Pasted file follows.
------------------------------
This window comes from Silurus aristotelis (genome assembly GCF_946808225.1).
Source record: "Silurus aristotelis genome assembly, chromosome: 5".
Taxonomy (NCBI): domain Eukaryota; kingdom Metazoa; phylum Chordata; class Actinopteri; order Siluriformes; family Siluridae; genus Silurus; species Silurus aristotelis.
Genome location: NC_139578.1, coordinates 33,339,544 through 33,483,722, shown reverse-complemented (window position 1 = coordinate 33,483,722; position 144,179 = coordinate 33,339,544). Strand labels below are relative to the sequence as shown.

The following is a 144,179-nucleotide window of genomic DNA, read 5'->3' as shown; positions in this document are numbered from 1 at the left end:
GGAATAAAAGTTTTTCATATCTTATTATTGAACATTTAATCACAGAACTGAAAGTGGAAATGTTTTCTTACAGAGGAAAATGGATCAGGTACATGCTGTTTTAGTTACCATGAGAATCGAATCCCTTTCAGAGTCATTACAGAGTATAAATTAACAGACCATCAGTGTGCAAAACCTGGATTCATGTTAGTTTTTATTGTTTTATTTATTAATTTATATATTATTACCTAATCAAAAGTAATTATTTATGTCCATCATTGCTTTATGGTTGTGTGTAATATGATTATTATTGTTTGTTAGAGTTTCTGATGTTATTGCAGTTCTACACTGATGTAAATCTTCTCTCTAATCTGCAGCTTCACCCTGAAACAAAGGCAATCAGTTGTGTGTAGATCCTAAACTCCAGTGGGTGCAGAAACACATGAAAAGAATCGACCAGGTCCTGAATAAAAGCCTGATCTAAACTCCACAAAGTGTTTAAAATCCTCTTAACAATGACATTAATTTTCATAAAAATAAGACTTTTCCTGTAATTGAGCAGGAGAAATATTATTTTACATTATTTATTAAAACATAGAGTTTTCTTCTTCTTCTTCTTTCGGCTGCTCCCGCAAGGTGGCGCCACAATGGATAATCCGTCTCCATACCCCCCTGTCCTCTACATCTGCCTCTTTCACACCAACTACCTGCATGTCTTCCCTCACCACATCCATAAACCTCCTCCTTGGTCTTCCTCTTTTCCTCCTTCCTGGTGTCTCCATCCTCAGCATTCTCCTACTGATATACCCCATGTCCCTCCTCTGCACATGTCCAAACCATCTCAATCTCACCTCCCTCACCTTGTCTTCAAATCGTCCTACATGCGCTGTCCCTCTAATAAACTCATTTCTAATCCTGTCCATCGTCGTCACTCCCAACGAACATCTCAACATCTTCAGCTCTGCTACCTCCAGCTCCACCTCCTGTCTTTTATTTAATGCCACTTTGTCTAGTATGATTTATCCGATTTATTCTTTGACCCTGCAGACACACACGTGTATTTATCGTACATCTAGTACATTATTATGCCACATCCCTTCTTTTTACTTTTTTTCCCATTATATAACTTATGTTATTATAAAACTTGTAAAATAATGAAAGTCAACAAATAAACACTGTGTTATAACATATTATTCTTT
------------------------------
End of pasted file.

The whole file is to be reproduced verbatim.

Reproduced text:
This window comes from Silurus aristotelis (genome assembly GCF_946808225.1).
Source record: "Silurus aristotelis genome assembly, chromosome: 5".
Taxonomy (NCBI): domain Eukaryota; kingdom Metazoa; phylum Chordata; class Actinopteri; order Siluriformes; family Siluridae; genus Silurus; species Silurus aristotelis.
Genome location: NC_139578.1, coordinates 33,339,544 through 33,483,722, shown reverse-complemented (window position 1 = coordinate 33,483,722; position 144,179 = coordinate 33,339,544). Strand labels below are relative to the sequence as shown.

The following is a 144,179-nucleotide window of genomic DNA, read 5'->3' as shown; positions in this document are numbered from 1 at the left end:
GGAATAAAAGTTTTTCATATCTTATTATTGAACATTTAATCACAGAACTGAAAGTGGAAATGTTTTCTTACAGAGGAAAATGGATCAGGTACATGCTGTTTTAGTTACCATGAGAATCGAATCCCTTTCAGAGTCATTACAGAGTATAAATTAACAGACCATCAGTGTGCAAAACCTGGATTCATGTTAGTTTTTATTGTTTTATTTATTAATTTATATATTATTACCTAATCAAAAGTAATTATTTATGTCCATCATTGCTTTATGGTTGTGTGTAATATGATTATTATTGTTTGTTAGAGTTTCTGATGTTATTGCAGTTCTACACTGATGTAAATCTTCTCTCTAATCTGCAGCTTCACCCTGAAACAAAGGCAATCAGTTGTGTGTAGATCCTAAACTCCAGTGGGTGCAGAAACACATGAAAAGAATCGACCAGGTCCTGAATAAAAGCCTGATCTAAACTCCACAAAGTGTTTAAAATCCTCTTAACAATGACATTAATTTTCATAAAAATAAGACTTTTCCTGTAATTGAGCAGGAGAAATATTATTTTACATTATTTATTAAAACATAGAGTTTTCTTCTTCTTCTTCTTTCGGCTGCTCCCGCAAGGTGGCGCCACAATGGATAATCCGTCTCCATACCCCCCTGTCCTCTACATCTGCCTCTTTCACACCAACTACCTGCATGTCTTCCCTCACCACATCCATAAACCTCCTCCTTGGTCTTCCTCTTTTCCTCCTTCCTGGTGTCTCCATCCTCAGCATTCTCCTACTGATATACCCCATGTCCCTCCTCTGCACATGTCCAAACCATCTCAATCTCACCTCCCTCACCTTGTCTTCAAATCGTCCTACATGCGCTGTCCCTCTAATAAACTCATTTCTAATCCTGTCCATCGTCGTCACTCCCAACGAACATCTCAACATCTTCAGCTCTGCTACCTCCAGCTCCACCTCCTGTCTTTTATTTAATGCCACTTTGTCTAGTATGATTTATCCGATTTATTCTTTGACCCTGCAGACACACACGTGTATTTATCGTACATCTAGTACATTATTATGCCACATCCCTTCTTTTTACTTTTTTTCCCATTATATAACTTATGTTATTATAAAACTTGTAAAATAATGAAAGTCAACAAATAAACACTGTGTTATAACATATTATTCTTT